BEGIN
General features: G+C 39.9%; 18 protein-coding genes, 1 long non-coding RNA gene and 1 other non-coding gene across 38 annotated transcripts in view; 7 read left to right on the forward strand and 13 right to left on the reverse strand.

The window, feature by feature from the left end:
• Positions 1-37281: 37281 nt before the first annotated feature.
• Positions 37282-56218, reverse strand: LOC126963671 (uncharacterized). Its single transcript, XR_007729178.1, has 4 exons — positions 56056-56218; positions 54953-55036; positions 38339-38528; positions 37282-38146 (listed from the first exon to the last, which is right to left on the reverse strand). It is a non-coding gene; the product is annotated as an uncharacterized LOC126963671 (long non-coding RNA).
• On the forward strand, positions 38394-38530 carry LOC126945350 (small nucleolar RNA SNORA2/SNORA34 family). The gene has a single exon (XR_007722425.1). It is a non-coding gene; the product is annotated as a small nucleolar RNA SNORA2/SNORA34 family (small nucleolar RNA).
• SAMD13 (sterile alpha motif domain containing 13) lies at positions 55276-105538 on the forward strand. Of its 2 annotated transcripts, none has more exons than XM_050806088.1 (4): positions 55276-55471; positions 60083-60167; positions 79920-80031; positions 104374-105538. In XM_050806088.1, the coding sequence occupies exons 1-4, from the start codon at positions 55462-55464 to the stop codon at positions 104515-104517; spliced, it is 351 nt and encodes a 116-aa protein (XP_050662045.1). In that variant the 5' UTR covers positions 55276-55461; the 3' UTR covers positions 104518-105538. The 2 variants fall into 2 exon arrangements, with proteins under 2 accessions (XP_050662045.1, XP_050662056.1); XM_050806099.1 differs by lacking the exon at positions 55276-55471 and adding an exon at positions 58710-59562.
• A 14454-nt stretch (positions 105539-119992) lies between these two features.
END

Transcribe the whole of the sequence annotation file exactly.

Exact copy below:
General features: G+C 39.9%; 18 protein-coding genes, 1 long non-coding RNA gene and 1 other non-coding gene across 38 annotated transcripts in view; 7 read left to right on the forward strand and 13 right to left on the reverse strand.

The window, feature by feature from the left end:
• Positions 1-37281: 37281 nt before the first annotated feature.
• Positions 37282-56218, reverse strand: LOC126963671 (uncharacterized). Its single transcript, XR_007729178.1, has 4 exons — positions 56056-56218; positions 54953-55036; positions 38339-38528; positions 37282-38146 (listed from the first exon to the last, which is right to left on the reverse strand). It is a non-coding gene; the product is annotated as an uncharacterized LOC126963671 (long non-coding RNA).
• On the forward strand, positions 38394-38530 carry LOC126945350 (small nucleolar RNA SNORA2/SNORA34 family). The gene has a single exon (XR_007722425.1). It is a non-coding gene; the product is annotated as a small nucleolar RNA SNORA2/SNORA34 family (small nucleolar RNA).
• SAMD13 (sterile alpha motif domain containing 13) lies at positions 55276-105538 on the forward strand. Of its 2 annotated transcripts, none has more exons than XM_050806088.1 (4): positions 55276-55471; positions 60083-60167; positions 79920-80031; positions 104374-105538. In XM_050806088.1, the coding sequence occupies exons 1-4, from the start codon at positions 55462-55464 to the stop codon at positions 104515-104517; spliced, it is 351 nt and encodes a 116-aa protein (XP_050662045.1). In that variant the 5' UTR covers positions 55276-55461; the 3' UTR covers positions 104518-105538. The 2 variants fall into 2 exon arrangements, with proteins under 2 accessions (XP_050662045.1, XP_050662056.1); XM_050806099.1 differs by lacking the exon at positions 55276-55471 and adding an exon at positions 58710-59562.
• A 14454-nt stretch (positions 105539-119992) lies between these two features.